ALAINN: “BEAUTIFUL, FINE, LOVELY”. (IRISH) OLD IRISH ÁLAIND‎

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Sugar Bush (Rhus ovata)

Common Name Latin Name Plant Family
Sugar Bush
Rhus ovata
Anacardiaceae

The leaves are rich in tannin. They can be collected as they fall in the autumn and used as a brown dye or as a mordant[169].

An oil is extracted from the seeds[4]. It attains a tallow-like consistency on standing and is used to make candles. These burn brilliantly, though they emit a pungent smoke[4].

Often planted in poor dry soils in America, where its extensive root system helps to prevent erosion[229].

  • Medicinal Use

    An infusion of the leaves has been used in the treatment of chest pains, coughs and colds[257]. An infusion has also been taken just before giving birth to facilitate an easy delivery[257].

    Some caution is advised in the use of the leaves and stems of this plant, see the notes above on toxicity.

  • Edible Use

    Fruit – raw or cooked[161]. Slightly acid to sweet tasting[229]. The fruit is only 6 – 8mm in diameter[229] with very little flesh, but it is produced in dense racemes and so is easily harvested. When soaked for 10 – 30 minutes in hot or cold water it makes a very refreshing lemonade-like drink (without any fizz of course). The fruit can also be sucked for the tart juice that forms on its surface[183].

    A sweetish white sap exudes from the fruit and can be used as an acid flavouring or a sugar substitute[61, 183].

    The leaves are boiled to make a tea[183].

  • Cautionary Notes

    There are some suggestions that the sap of this species can cause a skin rash in susceptible people, but this has not been substantiated. See also notes in 'Cultivation Details'.

Cultivation & Habitat

Seed – best sown in a cold frame as soon as it is ripe. Pre-soak the seed for 24 hours in hot water (starting at a temperature of 80 – 90c and allowing it to cool) prior to sowing in order to leach out any germination inhibitors[200]. This soak water can be drunk and has a delicious lemon-flavour. The stored seed also needs hot water treatment and can be sown in early spring in a cold frame[200]. When they are large enough to handle, prick the seedlings out into individual pots and grow them on in the greenhouse for their first winter. Plant them out into their permanent positions in late spring or early summer, after the last expected frosts. Cuttings of half-ripe wood, 10cm with a heel, July/August in a frame[200]. Root cuttings 4cm long taken in December and potted up vertically in a greenhouse. Good percentage[78, 200]. Suckers in late autumn to winter[200].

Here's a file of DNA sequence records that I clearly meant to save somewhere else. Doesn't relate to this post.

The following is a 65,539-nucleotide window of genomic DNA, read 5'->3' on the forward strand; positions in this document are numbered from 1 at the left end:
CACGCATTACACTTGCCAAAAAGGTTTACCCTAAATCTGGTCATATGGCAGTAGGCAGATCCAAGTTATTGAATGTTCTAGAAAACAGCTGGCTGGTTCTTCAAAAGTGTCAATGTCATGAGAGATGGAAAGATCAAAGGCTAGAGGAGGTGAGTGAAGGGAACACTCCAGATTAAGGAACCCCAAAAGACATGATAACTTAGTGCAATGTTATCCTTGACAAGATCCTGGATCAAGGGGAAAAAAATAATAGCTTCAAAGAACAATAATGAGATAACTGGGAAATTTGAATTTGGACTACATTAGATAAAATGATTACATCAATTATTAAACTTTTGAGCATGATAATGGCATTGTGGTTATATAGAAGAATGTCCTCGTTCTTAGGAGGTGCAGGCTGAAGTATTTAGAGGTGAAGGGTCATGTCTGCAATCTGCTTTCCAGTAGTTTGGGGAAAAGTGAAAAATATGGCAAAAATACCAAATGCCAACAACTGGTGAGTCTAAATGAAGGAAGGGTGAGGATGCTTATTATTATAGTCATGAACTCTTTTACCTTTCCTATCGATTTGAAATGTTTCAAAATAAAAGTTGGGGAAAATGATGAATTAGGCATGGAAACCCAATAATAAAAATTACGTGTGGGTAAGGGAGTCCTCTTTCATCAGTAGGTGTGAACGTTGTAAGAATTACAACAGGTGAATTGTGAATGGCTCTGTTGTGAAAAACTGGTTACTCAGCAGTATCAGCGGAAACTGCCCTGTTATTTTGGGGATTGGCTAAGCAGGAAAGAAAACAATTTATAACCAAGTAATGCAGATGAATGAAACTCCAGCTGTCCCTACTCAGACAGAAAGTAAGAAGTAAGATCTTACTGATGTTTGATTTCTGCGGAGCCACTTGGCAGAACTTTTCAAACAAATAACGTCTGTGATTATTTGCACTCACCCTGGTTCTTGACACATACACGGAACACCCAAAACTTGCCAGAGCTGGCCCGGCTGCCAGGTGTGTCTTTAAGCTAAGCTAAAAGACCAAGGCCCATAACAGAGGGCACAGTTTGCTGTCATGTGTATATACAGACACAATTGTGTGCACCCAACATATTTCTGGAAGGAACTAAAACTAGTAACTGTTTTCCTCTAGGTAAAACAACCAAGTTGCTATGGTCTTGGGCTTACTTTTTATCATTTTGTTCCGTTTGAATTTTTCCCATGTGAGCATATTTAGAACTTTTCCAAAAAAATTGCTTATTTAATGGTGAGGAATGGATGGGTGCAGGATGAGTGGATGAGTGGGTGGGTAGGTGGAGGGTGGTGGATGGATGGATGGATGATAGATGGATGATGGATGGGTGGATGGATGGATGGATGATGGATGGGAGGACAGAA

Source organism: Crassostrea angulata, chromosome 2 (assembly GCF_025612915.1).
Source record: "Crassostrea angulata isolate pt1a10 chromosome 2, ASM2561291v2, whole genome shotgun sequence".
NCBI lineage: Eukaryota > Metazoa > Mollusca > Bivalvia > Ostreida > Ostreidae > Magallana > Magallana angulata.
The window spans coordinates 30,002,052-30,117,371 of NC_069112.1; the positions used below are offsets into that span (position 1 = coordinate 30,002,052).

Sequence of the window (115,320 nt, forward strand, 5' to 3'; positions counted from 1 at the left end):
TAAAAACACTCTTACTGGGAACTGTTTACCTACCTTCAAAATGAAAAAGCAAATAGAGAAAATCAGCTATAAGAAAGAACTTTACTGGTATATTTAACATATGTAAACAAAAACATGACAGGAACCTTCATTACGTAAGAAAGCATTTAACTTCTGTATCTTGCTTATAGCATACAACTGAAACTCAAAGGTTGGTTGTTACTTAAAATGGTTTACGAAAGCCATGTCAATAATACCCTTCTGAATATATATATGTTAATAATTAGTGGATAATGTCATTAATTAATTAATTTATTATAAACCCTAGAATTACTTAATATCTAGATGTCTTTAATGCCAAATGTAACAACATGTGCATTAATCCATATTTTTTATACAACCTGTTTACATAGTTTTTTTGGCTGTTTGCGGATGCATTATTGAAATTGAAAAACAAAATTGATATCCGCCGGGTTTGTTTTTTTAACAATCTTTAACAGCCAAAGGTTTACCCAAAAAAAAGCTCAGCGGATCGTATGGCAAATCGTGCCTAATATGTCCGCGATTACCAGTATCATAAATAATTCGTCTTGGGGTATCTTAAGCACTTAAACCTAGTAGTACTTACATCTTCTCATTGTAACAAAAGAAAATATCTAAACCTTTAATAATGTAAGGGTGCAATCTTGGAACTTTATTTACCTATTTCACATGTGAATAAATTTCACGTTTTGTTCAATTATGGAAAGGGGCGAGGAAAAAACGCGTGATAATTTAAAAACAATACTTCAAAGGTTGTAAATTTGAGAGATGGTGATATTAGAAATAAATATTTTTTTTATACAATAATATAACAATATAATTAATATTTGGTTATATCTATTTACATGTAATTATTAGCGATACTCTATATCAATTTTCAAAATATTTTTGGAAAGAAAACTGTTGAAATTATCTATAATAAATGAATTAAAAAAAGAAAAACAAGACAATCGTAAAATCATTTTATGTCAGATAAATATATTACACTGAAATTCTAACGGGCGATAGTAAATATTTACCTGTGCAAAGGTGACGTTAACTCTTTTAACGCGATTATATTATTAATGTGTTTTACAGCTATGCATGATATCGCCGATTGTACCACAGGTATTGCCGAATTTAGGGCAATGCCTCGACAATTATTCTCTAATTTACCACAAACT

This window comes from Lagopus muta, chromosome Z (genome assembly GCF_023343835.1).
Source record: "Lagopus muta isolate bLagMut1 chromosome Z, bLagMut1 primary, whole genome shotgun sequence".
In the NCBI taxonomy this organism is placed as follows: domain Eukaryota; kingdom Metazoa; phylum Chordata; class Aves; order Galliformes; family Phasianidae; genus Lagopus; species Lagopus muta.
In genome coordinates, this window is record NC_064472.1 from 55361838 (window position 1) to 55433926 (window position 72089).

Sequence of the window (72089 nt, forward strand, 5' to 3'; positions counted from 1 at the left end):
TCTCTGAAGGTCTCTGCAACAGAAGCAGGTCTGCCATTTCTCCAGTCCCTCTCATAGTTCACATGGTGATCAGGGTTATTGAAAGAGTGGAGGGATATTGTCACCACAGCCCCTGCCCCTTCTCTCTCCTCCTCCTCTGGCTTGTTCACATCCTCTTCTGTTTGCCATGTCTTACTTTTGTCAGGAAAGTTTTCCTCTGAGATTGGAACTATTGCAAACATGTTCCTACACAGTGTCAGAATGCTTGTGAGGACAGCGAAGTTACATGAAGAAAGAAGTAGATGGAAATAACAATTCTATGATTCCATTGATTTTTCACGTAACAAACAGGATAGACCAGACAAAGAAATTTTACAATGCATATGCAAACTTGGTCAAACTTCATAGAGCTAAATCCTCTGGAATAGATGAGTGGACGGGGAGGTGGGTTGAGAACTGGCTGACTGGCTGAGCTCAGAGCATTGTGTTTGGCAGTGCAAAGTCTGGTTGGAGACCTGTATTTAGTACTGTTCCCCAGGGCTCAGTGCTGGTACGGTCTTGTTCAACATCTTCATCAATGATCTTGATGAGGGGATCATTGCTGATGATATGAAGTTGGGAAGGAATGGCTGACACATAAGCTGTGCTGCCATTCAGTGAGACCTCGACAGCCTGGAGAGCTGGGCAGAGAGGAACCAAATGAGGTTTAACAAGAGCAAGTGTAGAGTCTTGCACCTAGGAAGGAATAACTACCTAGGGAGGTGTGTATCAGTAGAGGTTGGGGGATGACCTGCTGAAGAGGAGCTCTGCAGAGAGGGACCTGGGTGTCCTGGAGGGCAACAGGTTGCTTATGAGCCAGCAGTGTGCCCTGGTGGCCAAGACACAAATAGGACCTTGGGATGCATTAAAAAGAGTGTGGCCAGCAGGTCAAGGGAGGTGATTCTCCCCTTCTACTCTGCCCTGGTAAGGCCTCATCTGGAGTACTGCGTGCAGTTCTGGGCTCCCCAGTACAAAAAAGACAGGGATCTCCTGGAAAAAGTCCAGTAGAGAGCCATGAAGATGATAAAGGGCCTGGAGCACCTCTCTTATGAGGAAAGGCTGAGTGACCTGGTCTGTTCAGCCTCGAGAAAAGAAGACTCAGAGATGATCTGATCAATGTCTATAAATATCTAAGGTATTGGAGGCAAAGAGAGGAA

Succeeds in a well-drained fertile soil in full sun[11, 200]. Succeeds in a hot dry position. Plants are usually found in poor dry soils in the wild[229]. This species is not very hardy in Britain, it may not succeed outdoors even in the mildest areas of the country[200]. One report says that it can tolerate temperatures down to about -5¡c[260]. The young growth in spring can be damaged by late frosts. Plants have brittle branches and these can be broken off in strong winds[200]. Plants are also susceptible to coral spot fungus[11]. Plants in this genus are notably resistant to honey fungus[200]. Many of the species in this genus are highly toxic and can also cause severe irritation to the skin of some people, whilst other species such as this one are not poisonous. It is relatively simple to distinguish which is which, the poisonous species have axillary panicles and smooth fruits whilst non-poisonous species have compound terminal panicles and fruits covered with acid crimson hairs[1, 4]. The toxic species are sometimes separated into their own genus, Toxicodendron, by some botanists[200]. Dioecious. Male and female plants must be grown if seed is required.
South-western N. America – California, Arizona and Mexico.

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*None of the information on this website qualifies as professional medical advice. Take only what resonates with your heart and use your own personal responsibility for what’s best for you. For more information [brackets] [000], see bibliography.